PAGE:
For many American families, September marks summer's end and the school year's beginning. As elementary, middle, and high school students adjust to early wake-up times and homework, college kids excitedly acclimate to independent living. Moving to student housing is a thrilling part of university life as long as the living conditions are safe. Unfortunately, college and university students on and off campus each year experience hundreds of fire-related emergencies nationwide. The Eureka Fire Protection District urges all college parents, students, and housing administrators to understand the fire risks most common to dormitories, fraternities, sororities, and off-campus housing and the preventive measures that could save lives.
5 Common Causes for Fires on College Campuses
According to FEMA research, the leading causes of campus-related fires include:
Overloaded Extension Cords, Power Strips, and Outlets
In some instances, alcohol is a contributing factor to fire fatalities. Drinking excessively often impairs judgment and hampers evacuation efforts.
Tips to Prevent Campus Fire Risks & Save Lives
The Eureka Fire Protection District, in conjunction with the National Fire Protection Association (NFPA) and The Center for Campus Fire Safety (CCFS), offers these tips to students to help reduce the risk of fire and save lives:
Know and practice the building's evacuation plan and alternative routes.
Cook in intended areas only; never leave cooking equipment unattended, even briefly.
Test smoke alarms monthly in an apartment or a house. Ensure smoke alarms throughout the sleeping and common areas and on every level of the apartment or house.
Keep combustible items away from heat sources and never overload electrical outlets, extension cords, or power strips. Many fires are caused by portable light and heat sources, like space heaters and halogen lamps.
Keep common areas and hallways free of possessions and debris. Never block exit routes.
The most effective fire loss prevention and reduction measure for life and property is the installation and maintenance of sprinklers. Sprinklers offer the greatest protection because they quickly suppress fire at the point of origin, reduce property damage, and give people more time to exit the building. Parents and students should look for buildings with automatic sprinkler systems when choosing campus housing.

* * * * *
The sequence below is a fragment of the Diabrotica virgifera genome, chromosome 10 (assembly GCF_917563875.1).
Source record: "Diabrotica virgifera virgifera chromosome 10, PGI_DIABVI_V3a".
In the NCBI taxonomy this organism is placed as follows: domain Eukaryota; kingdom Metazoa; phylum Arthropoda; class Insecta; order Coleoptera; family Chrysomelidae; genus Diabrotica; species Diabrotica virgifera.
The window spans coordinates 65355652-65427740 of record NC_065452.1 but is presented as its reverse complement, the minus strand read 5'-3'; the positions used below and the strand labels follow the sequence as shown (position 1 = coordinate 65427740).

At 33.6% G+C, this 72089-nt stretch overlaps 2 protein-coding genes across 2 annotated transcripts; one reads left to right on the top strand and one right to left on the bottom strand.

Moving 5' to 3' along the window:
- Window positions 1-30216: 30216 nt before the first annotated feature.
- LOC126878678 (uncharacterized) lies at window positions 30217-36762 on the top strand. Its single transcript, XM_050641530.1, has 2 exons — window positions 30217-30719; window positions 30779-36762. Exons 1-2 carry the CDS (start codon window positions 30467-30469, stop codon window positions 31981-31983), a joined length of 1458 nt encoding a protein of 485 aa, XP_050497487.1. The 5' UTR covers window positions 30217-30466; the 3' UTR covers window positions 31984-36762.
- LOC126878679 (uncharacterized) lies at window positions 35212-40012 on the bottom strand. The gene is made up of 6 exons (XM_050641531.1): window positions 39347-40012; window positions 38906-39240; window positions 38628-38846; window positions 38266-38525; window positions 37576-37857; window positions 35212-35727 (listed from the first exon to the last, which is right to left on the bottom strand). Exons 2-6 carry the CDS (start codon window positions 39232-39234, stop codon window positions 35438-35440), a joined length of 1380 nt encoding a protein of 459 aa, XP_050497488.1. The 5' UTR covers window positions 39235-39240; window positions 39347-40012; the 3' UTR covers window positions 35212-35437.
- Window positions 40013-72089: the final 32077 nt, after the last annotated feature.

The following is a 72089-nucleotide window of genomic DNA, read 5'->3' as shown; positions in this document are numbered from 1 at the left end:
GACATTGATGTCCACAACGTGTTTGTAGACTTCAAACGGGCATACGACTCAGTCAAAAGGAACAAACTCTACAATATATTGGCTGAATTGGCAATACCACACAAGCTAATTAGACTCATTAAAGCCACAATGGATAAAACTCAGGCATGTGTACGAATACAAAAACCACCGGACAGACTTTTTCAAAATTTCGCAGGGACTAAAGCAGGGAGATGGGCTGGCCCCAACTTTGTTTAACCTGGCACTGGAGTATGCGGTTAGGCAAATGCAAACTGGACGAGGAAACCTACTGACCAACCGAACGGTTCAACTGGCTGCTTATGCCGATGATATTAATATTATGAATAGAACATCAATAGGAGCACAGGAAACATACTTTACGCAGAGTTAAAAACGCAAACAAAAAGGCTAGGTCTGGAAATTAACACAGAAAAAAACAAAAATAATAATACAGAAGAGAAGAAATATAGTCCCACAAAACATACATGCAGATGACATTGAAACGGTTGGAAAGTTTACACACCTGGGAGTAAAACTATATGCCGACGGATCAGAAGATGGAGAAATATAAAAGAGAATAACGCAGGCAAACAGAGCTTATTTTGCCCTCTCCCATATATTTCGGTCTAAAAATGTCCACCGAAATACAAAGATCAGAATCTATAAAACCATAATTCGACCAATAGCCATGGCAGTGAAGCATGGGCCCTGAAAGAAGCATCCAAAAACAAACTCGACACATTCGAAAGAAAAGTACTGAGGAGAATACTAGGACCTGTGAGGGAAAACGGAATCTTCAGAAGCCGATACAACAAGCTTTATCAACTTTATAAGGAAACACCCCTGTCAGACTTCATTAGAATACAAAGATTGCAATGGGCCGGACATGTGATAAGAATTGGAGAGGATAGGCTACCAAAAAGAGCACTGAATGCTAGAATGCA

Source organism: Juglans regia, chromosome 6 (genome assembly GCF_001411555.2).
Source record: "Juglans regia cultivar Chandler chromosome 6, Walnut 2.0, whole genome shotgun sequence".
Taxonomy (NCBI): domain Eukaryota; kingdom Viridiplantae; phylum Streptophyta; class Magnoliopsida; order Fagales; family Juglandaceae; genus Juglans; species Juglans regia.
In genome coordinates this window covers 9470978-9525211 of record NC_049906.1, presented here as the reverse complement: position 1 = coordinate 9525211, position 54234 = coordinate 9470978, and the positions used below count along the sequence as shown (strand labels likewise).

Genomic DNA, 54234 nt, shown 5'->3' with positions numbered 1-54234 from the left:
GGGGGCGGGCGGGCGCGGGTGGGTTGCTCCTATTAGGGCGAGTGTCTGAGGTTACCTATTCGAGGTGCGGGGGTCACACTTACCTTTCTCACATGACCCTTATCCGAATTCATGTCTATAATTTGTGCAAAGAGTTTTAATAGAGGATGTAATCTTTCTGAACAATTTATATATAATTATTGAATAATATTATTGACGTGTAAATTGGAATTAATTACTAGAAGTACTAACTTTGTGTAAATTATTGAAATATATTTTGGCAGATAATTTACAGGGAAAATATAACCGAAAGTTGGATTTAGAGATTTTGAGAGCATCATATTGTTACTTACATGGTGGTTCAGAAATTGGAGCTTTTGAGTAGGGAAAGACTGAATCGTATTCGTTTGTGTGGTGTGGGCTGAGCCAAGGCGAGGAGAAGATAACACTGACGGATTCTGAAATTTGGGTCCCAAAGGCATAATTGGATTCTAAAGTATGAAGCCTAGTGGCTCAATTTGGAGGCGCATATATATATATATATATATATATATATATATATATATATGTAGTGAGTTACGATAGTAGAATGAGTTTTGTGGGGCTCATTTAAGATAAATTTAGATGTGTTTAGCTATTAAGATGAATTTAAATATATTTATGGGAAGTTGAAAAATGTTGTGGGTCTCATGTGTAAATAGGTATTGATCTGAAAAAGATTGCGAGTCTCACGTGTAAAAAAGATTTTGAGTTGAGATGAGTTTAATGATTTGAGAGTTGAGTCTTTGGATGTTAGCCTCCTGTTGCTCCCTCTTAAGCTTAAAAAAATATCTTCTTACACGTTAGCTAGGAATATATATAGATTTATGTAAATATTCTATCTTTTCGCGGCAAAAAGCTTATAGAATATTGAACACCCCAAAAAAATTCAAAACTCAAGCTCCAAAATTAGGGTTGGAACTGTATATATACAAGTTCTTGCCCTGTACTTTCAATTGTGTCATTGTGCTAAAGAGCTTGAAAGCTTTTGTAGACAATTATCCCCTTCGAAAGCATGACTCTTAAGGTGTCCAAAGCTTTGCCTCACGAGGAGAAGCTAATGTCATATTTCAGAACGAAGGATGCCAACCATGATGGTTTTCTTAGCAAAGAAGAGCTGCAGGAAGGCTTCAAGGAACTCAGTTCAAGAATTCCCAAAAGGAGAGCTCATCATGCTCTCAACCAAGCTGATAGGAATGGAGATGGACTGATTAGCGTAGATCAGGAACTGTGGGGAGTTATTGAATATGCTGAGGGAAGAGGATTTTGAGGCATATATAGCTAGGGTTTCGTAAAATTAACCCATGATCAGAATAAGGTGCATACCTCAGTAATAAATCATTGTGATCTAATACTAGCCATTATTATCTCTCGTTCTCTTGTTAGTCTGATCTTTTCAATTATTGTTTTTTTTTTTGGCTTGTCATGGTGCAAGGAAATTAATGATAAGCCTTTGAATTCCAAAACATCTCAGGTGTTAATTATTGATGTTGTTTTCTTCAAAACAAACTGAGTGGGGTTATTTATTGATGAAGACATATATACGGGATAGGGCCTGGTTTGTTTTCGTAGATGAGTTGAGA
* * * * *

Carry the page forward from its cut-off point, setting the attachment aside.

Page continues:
How to Pick Fire-Safe Campus Housing
For some students, the last fire safety training they received was in grade school, but with new independence comes new responsibilities. If you are a student, a family member, or a loved one of a student, make sure you review fire safety rules for your housing unit before signing a contract. Survey each room and identify two escape exits. Be sure also to know where the fire alarms and fire extinguishers are. After moving in, participate in all fire drills. Always assume that a sounding alarm indicates a fire, and vacate the building until you have confirmation that it is safe to return. Here are additional questions for college students and parents to ask property managers before moving into a dormitory or signing a lease:
Are there exit signs in the hallways to show the way out?
Has the building's heating system been inspected recently (in the last year)?
Is the building address posted so emergency services can find it quickly?
Be Aware & Stay Safe
On and off-campus housing fires occur for many reasons, many of which are avoidable. Knowing the most common threats and the measures that reduce them will help college students and their parents to pick a fire-safe living place.
About the Author:
Eureka Fire Protection District is an EMS, Fire, and Rescue service provider located in Eureka, Missouri. Staffed with nearly one hundred volunteer and career Paramedics, EMTs, Firefighters, Junior Firefighters, and administrative teams, the department provides its local community with fire prevention, education, safety resources, and emergency relief. Eureka Fire Protection District maintains a reputation as a well-run, high-performing fire department by keeping up to date with the latest in life-saving training and technology.